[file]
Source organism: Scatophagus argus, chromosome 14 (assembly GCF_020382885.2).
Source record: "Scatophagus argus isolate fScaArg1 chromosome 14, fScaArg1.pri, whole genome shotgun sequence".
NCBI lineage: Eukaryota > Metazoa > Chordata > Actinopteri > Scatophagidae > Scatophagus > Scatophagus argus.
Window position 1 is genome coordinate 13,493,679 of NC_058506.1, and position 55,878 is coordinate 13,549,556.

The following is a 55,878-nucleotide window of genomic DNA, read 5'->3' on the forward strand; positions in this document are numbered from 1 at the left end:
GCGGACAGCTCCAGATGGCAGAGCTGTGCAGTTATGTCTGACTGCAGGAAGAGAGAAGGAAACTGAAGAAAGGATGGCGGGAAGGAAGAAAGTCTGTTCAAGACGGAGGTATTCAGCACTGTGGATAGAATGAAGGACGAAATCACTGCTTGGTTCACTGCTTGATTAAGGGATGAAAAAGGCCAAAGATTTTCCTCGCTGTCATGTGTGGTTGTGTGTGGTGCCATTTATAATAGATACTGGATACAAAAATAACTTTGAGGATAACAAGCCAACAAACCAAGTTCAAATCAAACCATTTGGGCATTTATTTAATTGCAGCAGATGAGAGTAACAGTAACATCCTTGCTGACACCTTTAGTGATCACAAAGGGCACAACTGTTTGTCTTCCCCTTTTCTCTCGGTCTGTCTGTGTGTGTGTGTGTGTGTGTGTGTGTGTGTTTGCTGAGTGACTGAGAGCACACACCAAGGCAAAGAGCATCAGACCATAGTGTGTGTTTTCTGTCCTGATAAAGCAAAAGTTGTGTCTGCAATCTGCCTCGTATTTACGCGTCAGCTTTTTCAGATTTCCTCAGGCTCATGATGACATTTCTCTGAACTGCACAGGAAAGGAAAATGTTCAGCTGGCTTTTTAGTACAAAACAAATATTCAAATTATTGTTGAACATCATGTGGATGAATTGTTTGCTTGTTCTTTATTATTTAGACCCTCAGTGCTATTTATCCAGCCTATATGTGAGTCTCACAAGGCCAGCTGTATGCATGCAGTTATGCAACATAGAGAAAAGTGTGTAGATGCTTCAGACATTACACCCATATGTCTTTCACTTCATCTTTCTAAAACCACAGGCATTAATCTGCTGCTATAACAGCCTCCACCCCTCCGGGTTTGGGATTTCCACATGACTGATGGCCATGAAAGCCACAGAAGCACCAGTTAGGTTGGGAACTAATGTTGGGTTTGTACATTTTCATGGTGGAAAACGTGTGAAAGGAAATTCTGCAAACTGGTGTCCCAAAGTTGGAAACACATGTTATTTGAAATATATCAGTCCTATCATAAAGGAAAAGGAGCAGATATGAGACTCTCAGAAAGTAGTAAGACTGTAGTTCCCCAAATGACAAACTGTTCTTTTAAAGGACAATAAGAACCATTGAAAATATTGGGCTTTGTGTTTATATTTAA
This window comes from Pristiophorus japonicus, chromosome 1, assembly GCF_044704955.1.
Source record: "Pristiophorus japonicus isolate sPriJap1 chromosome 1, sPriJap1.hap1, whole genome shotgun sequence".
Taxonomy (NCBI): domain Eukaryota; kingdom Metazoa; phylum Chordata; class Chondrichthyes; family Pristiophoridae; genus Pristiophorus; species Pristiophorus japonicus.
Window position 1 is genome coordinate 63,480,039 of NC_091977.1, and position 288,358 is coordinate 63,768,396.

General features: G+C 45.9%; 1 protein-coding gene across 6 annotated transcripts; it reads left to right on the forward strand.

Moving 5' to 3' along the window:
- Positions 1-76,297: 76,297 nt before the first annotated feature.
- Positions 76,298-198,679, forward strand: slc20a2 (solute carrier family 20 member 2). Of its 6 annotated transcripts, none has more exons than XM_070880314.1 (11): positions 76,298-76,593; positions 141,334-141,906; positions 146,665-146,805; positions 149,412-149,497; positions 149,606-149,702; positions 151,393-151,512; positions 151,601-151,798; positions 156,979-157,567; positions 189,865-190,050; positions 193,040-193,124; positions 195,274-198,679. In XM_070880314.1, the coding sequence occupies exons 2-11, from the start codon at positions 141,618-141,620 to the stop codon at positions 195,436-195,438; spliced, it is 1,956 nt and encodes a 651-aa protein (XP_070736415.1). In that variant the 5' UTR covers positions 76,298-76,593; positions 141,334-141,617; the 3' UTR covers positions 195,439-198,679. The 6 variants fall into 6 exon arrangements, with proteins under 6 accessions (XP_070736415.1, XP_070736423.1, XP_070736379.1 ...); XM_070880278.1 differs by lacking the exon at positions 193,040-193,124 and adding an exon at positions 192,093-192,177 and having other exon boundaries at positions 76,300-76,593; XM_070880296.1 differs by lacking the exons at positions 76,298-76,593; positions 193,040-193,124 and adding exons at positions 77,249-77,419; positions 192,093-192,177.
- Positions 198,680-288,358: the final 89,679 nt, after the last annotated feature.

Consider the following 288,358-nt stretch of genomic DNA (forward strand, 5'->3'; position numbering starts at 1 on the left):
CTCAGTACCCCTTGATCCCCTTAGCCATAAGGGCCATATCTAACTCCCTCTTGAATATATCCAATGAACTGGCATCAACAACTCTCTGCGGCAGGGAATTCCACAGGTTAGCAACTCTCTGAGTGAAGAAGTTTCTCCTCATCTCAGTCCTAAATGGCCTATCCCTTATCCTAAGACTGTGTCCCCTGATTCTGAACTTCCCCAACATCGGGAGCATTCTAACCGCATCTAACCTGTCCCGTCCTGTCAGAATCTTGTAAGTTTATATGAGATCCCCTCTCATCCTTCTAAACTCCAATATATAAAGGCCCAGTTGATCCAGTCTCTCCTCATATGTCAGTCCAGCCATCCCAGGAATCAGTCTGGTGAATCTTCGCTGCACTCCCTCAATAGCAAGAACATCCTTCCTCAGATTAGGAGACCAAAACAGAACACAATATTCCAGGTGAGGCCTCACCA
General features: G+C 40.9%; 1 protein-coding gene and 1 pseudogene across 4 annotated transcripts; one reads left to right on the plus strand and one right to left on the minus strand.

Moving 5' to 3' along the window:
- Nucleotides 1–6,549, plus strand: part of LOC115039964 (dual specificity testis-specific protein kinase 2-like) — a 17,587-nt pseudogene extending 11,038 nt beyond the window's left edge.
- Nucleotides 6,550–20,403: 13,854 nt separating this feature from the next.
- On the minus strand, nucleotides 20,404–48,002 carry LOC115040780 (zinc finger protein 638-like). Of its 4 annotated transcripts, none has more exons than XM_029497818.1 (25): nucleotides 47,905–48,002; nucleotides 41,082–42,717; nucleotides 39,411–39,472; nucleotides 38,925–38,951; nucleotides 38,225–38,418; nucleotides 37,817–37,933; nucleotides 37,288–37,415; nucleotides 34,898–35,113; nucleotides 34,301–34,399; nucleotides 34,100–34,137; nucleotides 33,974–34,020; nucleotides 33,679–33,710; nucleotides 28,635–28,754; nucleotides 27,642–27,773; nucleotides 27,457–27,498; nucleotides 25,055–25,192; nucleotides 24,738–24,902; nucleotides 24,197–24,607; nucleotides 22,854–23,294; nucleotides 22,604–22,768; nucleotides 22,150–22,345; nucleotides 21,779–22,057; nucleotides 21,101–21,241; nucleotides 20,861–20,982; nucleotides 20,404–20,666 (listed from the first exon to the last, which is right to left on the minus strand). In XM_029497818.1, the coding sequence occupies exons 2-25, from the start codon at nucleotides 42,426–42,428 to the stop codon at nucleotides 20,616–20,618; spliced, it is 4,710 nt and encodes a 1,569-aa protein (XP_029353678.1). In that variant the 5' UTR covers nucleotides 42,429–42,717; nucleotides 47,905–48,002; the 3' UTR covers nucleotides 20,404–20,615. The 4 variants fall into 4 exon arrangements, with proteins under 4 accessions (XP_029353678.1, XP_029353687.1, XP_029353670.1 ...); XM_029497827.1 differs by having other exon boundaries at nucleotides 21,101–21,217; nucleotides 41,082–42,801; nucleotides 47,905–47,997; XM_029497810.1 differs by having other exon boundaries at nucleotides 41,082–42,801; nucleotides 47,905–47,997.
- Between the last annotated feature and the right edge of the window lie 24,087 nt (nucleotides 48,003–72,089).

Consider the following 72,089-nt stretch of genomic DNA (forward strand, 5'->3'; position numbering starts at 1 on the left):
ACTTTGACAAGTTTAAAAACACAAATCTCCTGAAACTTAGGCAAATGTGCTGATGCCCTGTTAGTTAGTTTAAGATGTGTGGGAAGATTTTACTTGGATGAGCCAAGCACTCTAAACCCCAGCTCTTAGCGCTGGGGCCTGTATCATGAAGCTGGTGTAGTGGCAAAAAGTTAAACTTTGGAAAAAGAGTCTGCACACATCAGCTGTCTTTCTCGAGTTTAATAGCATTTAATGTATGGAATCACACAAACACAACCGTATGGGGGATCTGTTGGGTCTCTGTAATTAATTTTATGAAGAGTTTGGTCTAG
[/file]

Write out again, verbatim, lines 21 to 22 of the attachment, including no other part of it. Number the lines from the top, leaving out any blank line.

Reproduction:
- Nucleotides 6,550–20,403: 13,854 nt separating this feature from the next.
- On the minus strand, nucleotides 20,404–48,002 carry LOC115040780 (zinc finger protein 638-like). Of its 4 annotated transcripts, none has more exons than XM_029497818.1 (25): nucleotides 47,905–48,002; nucleotides 41,082–42,717; nucleotides 39,411–39,472; nucleotides 38,925–38,951; nucleotides 38,225–38,418; nucleotides 37,817–37,933; nucleotides 37,288–37,415; nucleotides 34,898–35,113; nucleotides 34,301–34,399; nucleotides 34,100–34,137; nucleotides 33,974–34,020; nucleotides 33,679–33,710; nucleotides 28,635–28,754; nucleotides 27,642–27,773; nucleotides 27,457–27,498; nucleotides 25,055–25,192; nucleotides 24,738–24,902; nucleotides 24,197–24,607; nucleotides 22,854–23,294; nucleotides 22,604–22,768; nucleotides 22,150–22,345; nucleotides 21,779–22,057; nucleotides 21,101–21,241; nucleotides 20,861–20,982; nucleotides 20,404–20,666 (listed from the first exon to the last, which is right to left on the minus strand). In XM_029497818.1, the coding sequence occupies exons 2-25, from the start codon at nucleotides 42,426–42,428 to the stop codon at nucleotides 20,616–20,618; spliced, it is 4,710 nt and encodes a 1,569-aa protein (XP_029353678.1). In that variant the 5' UTR covers nucleotides 42,429–42,717; nucleotides 47,905–48,002; the 3' UTR covers nucleotides 20,404–20,615. The 4 variants fall into 4 exon arrangements, with proteins under 4 accessions (XP_029353678.1, XP_029353687.1, XP_029353670.1 ...); XM_029497827.1 differs by having other exon boundaries at nucleotides 21,101–21,217; nucleotides 41,082–42,801; nucleotides 47,905–47,997; XM_029497810.1 differs by having other exon boundaries at nucleotides 41,082–42,801; nucleotides 47,905–47,997.